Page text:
Scientists have confirmed for the first time that the novel coronavirus behind the COVID-19 pandemic cannot be transmitted to people by mosquitoes, a finding that adds evidence to WHO’s claim that the disease is not mosquito-borne.

The research, published in the journal Scientific Reports, provided the first experimental evidence on the capacity of SARS-CoV-2, the virus that causes COVID-19 disease, to infect and be transmitted by mosquitoes.

“Here we provide the first experimental data to investigate the capacity of SARS-CoV-2 to infect and be transmitted by mosquitoes,” the study noted.

“While the World Health Organization (WHO) has definitively stated that mosquitoes cannot transmit the virus, our study is the first to provide conclusive data supporting the theory,” said Stephen Higgs, a co-author of the research from Kansas State University in the US.

According to the study, conducted at the university’s Biosecurity Research Institute, the virus is unable to replicate in three common and widely distributed species of mosquitoes — Aedes aegypti, Aedes albopictus and Culex quinquefasciatus, and hence cannot be transmitted to humans.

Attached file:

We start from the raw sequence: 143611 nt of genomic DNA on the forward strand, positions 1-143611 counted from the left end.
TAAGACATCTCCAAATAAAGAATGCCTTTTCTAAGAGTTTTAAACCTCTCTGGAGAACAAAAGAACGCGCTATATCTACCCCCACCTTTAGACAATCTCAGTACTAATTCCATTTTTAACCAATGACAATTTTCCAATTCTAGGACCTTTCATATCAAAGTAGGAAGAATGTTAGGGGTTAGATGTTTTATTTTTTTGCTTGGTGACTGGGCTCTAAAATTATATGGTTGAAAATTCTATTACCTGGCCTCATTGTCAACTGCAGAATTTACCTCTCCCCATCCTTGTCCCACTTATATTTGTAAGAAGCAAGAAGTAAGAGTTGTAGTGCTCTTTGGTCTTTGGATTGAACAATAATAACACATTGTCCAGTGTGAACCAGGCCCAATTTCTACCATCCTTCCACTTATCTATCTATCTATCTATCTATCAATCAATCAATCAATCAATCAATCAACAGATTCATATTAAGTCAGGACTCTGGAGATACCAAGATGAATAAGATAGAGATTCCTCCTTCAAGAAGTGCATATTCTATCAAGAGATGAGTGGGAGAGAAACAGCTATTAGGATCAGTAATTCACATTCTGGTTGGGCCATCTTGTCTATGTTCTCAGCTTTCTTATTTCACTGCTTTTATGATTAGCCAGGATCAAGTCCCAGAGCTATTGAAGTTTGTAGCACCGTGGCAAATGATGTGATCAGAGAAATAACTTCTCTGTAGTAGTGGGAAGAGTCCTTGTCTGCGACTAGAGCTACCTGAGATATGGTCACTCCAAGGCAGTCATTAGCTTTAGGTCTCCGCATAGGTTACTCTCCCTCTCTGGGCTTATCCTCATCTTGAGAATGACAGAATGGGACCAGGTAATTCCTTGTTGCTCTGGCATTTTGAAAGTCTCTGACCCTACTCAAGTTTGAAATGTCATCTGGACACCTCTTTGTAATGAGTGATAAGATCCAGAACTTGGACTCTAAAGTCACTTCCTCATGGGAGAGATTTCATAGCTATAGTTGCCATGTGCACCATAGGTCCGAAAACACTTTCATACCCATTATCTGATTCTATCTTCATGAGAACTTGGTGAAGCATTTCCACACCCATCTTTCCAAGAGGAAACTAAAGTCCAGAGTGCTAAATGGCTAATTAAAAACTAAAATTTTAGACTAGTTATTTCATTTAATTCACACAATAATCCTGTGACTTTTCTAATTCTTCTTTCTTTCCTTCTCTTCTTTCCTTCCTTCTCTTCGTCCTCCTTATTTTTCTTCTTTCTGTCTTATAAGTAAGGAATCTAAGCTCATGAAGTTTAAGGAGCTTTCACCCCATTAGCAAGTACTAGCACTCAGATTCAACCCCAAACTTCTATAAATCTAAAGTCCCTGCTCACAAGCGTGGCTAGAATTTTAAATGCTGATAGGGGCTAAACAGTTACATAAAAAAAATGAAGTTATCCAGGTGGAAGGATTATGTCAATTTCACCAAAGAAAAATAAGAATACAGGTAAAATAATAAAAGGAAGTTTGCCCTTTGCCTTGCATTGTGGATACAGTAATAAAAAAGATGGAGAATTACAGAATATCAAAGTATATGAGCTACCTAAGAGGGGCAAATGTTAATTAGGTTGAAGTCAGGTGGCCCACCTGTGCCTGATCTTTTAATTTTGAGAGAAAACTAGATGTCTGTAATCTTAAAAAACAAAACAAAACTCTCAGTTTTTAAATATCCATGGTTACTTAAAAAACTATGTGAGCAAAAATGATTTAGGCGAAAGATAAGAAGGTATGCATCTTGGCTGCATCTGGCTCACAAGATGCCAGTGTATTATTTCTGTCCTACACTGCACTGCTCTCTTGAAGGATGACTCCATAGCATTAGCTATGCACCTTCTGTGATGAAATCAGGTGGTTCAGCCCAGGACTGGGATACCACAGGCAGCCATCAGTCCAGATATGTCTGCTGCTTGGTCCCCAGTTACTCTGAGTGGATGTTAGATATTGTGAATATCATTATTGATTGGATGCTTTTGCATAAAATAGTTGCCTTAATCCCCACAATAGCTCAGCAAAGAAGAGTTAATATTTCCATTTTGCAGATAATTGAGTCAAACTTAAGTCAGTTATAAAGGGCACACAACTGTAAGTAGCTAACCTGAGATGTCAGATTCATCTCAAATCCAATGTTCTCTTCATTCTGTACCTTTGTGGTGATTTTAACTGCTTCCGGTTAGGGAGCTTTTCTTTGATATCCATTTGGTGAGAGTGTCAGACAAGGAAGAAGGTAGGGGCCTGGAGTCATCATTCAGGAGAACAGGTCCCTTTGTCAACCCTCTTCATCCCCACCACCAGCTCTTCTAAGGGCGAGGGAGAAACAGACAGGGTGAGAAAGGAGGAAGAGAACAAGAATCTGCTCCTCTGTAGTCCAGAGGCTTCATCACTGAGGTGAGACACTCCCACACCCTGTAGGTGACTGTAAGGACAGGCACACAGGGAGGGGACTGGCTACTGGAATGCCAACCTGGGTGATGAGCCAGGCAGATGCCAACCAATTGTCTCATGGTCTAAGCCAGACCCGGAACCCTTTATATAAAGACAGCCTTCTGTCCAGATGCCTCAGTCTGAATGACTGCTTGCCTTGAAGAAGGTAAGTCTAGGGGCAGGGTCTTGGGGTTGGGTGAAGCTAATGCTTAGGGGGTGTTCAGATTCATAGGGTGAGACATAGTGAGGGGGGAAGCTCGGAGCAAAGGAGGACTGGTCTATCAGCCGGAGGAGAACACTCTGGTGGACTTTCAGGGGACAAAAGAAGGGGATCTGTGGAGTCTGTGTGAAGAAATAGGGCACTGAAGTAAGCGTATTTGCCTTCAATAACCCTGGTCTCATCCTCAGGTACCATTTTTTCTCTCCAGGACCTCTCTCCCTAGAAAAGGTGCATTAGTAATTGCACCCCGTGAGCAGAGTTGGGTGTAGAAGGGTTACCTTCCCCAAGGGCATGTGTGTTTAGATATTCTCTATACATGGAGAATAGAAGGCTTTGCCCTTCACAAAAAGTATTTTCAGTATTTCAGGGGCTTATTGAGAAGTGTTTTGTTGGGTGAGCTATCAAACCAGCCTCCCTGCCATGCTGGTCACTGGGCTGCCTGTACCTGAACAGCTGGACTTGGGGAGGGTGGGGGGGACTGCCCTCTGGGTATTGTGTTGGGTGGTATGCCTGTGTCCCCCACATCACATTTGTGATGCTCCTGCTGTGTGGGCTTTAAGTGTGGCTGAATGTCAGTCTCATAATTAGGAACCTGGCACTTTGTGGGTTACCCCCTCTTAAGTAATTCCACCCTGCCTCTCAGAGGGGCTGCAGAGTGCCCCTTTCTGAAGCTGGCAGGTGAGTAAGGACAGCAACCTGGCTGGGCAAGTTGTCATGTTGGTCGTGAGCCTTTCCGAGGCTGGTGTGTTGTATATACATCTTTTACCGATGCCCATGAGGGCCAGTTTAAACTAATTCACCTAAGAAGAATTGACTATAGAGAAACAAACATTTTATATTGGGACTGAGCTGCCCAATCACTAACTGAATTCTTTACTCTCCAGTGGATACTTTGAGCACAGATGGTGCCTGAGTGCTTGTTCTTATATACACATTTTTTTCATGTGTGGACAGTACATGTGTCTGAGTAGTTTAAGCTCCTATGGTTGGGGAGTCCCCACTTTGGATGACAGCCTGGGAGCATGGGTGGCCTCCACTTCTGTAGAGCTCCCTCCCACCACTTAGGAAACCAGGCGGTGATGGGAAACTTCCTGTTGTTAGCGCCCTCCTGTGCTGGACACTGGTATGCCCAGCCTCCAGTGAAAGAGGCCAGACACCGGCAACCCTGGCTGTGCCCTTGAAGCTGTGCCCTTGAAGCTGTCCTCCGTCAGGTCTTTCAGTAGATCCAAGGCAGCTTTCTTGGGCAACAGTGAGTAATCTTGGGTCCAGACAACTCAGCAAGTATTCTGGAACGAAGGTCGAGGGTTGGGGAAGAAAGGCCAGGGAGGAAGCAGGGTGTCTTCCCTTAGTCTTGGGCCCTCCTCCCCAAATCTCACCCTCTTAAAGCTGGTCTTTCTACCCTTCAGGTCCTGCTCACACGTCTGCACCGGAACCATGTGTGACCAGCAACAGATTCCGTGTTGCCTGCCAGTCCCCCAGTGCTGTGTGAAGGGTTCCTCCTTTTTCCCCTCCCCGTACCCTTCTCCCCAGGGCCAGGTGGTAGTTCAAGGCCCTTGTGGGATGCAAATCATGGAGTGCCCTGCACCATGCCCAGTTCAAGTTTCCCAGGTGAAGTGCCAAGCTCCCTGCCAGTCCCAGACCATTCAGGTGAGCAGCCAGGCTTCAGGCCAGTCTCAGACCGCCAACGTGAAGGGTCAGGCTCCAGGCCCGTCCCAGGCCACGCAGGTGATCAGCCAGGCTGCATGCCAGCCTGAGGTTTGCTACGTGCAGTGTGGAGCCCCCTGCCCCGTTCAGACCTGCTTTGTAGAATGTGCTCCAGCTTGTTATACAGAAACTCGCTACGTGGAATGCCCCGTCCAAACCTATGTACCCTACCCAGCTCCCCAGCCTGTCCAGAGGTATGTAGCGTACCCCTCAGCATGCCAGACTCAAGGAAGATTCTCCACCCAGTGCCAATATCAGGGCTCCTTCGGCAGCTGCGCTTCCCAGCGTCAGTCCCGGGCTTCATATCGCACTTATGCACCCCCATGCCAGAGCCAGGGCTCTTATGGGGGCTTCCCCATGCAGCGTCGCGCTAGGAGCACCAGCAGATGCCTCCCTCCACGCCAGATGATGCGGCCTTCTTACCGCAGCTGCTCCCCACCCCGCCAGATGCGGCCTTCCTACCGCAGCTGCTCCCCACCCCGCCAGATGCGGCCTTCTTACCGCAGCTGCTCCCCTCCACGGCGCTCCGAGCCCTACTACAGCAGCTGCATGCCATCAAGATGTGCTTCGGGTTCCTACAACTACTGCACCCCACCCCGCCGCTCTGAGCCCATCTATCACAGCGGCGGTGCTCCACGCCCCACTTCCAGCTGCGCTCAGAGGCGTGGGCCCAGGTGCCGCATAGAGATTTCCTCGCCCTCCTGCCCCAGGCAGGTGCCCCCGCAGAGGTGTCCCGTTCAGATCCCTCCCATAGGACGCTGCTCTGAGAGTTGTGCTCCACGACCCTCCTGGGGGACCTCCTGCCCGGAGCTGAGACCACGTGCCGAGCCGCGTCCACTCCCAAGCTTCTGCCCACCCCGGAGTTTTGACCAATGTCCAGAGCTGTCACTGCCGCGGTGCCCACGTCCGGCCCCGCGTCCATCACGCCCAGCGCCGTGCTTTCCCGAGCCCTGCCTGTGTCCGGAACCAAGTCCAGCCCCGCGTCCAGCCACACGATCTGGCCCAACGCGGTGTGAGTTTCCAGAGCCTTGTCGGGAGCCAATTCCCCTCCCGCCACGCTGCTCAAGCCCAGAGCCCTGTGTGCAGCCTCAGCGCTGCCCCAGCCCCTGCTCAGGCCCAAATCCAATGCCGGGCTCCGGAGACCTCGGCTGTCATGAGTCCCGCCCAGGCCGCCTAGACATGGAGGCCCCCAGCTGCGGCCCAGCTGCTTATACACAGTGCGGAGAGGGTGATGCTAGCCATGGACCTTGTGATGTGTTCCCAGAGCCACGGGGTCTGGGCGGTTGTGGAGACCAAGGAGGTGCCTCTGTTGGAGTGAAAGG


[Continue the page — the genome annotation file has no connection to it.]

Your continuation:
Samples collected by the scientists within two hours of inoculation in mosquitoes confirmed efficient delivery of infectious viruses to these insects.

However, based on the lack of detectable infectious virus in any of the 277 samples collected at all time points beyond 24 hours post-inoculation, the scientists said SARS-CoV-2 cannot replicate in mosquitoes.

“Even if a mosquito fed on a person with virus in the blood, the mosquito would not be a vector if feeding on a naive host,” they concluded.

“We demonstrate that even under extreme conditions, SARS-CoV-2 virus is unable to replicate in these mosquitoes and therefore cannot be transmitted to people even in the unlikely event that a mosquito fed upon a viremic host,” the scientists wrote in the study.

This story has been published from a wire agency feed without modifications to the text.

Subscribe to newsletters

* Enter a valid email

* Thank you for subscribing to our newsletter.

Source link

Leave a Reply

Your email address will not be published. Required fields are marked *